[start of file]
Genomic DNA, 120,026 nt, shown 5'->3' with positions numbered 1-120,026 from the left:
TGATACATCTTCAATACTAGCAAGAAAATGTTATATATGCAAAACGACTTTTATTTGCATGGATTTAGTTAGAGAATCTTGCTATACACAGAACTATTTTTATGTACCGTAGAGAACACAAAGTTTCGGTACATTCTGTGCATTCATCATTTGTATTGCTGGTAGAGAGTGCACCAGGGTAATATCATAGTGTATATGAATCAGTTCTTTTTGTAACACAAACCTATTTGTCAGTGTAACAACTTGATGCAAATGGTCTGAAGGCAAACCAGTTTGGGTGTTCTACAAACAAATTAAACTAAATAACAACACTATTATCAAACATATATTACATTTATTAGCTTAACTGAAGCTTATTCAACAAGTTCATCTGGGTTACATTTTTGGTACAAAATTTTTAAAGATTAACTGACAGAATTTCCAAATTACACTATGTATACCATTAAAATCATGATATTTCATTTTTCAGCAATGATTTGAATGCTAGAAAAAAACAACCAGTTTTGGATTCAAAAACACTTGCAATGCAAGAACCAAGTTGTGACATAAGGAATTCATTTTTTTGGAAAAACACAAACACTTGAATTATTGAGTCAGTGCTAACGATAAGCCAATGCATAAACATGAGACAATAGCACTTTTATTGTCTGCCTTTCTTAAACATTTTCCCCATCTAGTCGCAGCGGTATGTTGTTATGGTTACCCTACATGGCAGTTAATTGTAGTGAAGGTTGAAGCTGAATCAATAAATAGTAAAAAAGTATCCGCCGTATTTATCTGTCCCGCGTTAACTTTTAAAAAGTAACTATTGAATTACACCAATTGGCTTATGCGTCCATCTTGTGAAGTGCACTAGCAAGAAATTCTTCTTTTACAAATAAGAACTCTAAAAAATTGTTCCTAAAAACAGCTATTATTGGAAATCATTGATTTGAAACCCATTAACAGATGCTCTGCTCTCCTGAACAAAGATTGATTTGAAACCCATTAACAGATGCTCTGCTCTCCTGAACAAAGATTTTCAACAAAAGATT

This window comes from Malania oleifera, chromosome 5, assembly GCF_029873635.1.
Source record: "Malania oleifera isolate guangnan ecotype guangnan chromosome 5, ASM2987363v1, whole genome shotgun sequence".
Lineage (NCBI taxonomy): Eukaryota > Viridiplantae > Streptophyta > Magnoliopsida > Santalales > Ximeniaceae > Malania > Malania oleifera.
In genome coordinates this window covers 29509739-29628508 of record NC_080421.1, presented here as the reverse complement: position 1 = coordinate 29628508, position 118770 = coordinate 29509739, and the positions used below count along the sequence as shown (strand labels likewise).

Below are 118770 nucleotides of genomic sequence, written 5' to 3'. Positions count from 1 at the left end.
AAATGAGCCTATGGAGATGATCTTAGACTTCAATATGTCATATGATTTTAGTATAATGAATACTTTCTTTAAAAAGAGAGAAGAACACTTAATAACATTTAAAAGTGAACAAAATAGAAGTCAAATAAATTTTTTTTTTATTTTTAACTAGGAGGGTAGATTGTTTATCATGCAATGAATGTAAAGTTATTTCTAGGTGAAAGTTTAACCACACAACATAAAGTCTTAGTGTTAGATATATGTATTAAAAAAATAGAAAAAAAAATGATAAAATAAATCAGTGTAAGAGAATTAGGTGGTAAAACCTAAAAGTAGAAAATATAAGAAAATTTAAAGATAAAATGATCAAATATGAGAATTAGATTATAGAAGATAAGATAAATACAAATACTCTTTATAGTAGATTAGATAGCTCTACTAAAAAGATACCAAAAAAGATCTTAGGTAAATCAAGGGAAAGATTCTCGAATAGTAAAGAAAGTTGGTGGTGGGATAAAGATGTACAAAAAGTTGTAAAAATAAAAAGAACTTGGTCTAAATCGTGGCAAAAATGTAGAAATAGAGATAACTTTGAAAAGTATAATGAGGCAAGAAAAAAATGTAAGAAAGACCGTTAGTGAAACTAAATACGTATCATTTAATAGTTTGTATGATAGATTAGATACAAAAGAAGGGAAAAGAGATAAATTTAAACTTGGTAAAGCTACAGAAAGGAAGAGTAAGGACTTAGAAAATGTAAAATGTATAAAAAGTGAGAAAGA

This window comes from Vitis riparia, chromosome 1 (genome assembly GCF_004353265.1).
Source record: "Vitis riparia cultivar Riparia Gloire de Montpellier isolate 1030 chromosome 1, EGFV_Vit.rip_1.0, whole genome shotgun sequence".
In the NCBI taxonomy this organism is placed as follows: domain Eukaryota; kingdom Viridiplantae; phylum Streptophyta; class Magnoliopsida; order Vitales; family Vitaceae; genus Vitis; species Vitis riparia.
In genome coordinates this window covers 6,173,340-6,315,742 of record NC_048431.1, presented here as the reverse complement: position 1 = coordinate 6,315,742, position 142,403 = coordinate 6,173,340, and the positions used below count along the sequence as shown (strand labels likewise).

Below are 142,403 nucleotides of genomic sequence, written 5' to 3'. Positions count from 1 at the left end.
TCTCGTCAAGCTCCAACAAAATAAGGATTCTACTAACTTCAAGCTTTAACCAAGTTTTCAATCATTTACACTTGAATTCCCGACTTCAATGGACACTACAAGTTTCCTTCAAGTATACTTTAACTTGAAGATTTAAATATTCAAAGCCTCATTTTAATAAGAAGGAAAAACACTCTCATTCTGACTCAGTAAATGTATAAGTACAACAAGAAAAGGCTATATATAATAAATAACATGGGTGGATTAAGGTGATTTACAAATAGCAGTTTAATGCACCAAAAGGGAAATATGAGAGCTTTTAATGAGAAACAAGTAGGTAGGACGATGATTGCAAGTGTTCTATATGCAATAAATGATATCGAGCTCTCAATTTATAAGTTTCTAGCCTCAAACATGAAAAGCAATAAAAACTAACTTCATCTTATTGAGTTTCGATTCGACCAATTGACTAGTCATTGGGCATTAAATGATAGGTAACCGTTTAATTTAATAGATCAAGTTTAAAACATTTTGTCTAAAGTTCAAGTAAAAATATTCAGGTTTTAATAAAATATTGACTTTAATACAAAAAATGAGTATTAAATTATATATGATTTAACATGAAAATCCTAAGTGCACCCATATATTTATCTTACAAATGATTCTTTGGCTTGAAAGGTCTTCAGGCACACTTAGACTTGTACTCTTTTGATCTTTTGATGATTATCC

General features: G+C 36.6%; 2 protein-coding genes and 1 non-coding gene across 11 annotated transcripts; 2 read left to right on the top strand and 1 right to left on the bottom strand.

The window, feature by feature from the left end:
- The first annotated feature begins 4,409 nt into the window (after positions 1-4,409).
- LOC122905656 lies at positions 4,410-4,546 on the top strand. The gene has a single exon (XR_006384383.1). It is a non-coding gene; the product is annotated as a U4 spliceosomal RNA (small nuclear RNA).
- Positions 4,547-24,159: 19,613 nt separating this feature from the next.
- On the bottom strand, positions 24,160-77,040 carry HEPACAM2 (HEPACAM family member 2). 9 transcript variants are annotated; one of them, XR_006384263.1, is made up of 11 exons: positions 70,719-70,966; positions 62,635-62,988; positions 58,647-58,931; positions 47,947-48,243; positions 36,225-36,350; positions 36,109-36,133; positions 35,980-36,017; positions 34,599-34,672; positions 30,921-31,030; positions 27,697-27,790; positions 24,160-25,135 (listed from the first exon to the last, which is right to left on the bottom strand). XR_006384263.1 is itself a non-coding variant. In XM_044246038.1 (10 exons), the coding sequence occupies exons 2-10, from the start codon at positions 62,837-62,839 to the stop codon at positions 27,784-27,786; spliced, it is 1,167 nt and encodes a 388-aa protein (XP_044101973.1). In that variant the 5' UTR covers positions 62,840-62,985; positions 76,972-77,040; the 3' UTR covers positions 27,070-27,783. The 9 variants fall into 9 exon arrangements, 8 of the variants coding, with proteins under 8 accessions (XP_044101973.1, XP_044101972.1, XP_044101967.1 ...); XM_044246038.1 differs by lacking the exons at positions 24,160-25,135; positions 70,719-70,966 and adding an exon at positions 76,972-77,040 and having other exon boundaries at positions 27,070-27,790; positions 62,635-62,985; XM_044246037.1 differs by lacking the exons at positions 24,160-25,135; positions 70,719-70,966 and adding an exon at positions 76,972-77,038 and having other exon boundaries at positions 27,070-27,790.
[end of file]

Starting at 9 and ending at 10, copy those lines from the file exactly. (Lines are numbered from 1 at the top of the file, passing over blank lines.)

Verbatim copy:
This window comes from Vitis riparia, chromosome 1 (genome assembly GCF_004353265.1).
Source record: "Vitis riparia cultivar Riparia Gloire de Montpellier isolate 1030 chromosome 1, EGFV_Vit.rip_1.0, whole genome shotgun sequence".